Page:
To steer clear of the checkbox-like criteria other dating sites have, Alikewise asks other quirky, yet informative, questions too. Questions like, “The bravest thing I’ve done recently…” “Two things I can’t live without…” and “When people meet me, they notice…”
But for Sherman, the books are what remain at the core, serving as adjectives by proxy for one’s personality. “That’s the funny thing about books, they can be about anything,” said Sherman. “We’re using books as a means to an end, to get people to reveal themselves.”
There is a real word for this phenomenon: projections. Psychologists have been using this for years to describe how people use their tastes in books, music and art as a way of telling other people who they are, or at least, who they liked to be perceived as.
“Characters and storylines that you relate to in books are very revealing or indicative of your real life or your ideals,” said Dr. Judy Kuriansky, a clinical psychologist and sex therapist at Teachers College Columbia University. “They are very big vehicles for learning all about the person’s life, dreams, and hopes. It’s a good screening tool.”
Kuriansky also believes that because a lot of young people have become disillusioned with the previous ways of meeting a mate, the bar for example, looking towards the Internet or your local bookstore with these projection filters in hand, is a good thing.
“Number one, the more you can really profile a person’s taste psychologically, it gives you some indication that you are going to be on the same wavelength,” said Kuriansky. “Number two, there is now some ground to start a relationship and the conversation.”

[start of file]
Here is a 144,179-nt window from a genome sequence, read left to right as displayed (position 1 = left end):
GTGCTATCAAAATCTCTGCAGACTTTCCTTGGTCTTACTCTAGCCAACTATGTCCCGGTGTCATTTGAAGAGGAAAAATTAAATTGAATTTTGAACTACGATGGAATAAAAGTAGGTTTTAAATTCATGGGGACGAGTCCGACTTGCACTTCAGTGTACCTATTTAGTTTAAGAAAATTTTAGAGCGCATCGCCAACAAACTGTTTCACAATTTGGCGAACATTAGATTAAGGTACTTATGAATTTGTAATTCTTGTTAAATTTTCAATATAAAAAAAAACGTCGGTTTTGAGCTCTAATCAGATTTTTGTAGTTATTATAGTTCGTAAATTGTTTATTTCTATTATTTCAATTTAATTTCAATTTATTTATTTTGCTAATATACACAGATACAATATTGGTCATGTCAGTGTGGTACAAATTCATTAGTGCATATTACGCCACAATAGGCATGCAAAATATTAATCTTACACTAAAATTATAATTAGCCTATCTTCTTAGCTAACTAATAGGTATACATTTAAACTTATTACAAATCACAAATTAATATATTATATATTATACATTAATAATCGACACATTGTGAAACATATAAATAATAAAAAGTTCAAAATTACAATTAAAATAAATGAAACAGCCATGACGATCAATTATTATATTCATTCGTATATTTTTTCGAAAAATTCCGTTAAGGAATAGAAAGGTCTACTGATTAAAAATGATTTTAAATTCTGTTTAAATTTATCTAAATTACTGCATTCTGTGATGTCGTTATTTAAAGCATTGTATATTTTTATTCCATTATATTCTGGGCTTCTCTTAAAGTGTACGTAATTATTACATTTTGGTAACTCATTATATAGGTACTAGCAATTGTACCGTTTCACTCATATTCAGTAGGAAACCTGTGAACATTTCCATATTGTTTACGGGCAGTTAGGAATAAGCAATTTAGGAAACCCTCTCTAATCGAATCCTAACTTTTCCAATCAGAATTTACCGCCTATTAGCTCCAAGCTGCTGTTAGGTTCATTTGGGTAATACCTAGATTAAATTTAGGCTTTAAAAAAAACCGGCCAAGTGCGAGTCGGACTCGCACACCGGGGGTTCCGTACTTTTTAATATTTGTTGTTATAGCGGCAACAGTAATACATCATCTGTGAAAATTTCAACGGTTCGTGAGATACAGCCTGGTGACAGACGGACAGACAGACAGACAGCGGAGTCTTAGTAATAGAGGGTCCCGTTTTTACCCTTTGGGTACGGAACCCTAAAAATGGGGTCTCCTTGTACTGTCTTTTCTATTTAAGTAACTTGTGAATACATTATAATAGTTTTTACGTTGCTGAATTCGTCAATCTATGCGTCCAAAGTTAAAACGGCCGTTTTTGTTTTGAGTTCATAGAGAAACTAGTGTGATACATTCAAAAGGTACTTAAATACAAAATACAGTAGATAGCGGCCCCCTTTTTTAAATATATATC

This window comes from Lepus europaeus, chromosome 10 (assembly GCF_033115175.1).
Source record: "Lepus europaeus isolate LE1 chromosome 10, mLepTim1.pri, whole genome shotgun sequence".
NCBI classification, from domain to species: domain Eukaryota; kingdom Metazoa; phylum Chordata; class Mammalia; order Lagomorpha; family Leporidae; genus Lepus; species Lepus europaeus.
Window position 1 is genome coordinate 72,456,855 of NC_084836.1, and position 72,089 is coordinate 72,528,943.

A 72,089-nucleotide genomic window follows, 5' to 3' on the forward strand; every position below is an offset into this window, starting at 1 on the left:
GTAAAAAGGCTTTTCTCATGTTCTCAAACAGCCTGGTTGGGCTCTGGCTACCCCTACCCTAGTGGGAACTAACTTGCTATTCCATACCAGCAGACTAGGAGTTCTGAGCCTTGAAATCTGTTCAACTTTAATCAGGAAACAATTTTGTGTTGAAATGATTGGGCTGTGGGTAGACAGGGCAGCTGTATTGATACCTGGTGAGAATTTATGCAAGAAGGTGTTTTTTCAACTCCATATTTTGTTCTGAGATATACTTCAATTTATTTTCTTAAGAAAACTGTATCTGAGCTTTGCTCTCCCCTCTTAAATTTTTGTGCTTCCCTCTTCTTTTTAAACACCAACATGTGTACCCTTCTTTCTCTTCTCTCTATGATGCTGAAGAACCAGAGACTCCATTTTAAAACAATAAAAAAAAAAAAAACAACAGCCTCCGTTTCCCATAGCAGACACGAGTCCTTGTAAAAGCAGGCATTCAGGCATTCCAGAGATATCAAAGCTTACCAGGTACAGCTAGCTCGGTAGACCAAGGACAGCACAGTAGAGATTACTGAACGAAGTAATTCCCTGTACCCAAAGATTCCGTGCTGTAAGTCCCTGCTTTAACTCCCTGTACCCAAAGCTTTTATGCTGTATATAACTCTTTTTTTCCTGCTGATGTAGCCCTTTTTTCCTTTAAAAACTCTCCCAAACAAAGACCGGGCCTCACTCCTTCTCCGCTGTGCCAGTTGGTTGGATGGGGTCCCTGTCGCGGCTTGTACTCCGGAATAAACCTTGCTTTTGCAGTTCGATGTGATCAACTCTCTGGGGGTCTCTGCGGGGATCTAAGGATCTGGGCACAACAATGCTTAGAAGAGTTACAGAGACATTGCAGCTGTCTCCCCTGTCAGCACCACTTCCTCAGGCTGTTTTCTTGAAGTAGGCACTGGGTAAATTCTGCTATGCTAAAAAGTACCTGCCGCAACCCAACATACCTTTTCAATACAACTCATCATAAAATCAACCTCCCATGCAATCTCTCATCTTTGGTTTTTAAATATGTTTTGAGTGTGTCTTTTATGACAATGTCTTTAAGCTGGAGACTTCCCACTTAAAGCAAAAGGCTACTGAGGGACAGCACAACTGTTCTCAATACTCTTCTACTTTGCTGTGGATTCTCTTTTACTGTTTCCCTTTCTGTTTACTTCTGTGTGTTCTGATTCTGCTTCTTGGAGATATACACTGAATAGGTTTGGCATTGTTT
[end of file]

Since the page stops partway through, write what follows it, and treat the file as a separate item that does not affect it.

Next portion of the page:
Of course, no dating place is without its undesirables—there are such things as unattractive projections and unattractive literary tastes. Anderson noticed that many women who post on WORD’s board write that they don’t care for authors like Jack Kerouac and Charles Bukowski.
“I don’t suspect women who say they don’t like Kerouac or Bukowski actually don’t like these authors or the books they write. They just don’t like men who really identify with them. That sort of detached, negative worldview,” said Anderson. “And I’m positive that I would never date someone who liked Tucker Max.”
Fortunately for Magaziner, Marshalek prefers Bret Easton Ellis novels over Tucker Max, and as she momentarily excuses herself from the room, Marshalek reflects privately on the story of How We Met.
“I never expected to move to New York and within a year, meet someone, fall in love, and move in together. It’s sort of a whirlwind,” and then he adds under his breath, “I am incredibly lucky.”
For Magaziner, it was more about how they met than how quickly it all happened. “Sometimes I think we jinx our whole relationship by talking about it so much,” she says, perhaps wary of the fact that she finds herself talking about it again now. Magaziner is less jittery and speaks slower than her significant other. She leans back and sits cross-legged in her chair, sipping water from time to time from a cup she rests on her thigh. To an outsider, it may seem as though she is less enthusiastic about their relationship than Marshalek, but she is merely contemplative and tickled by their story. “It’s just a little too cute, you know?”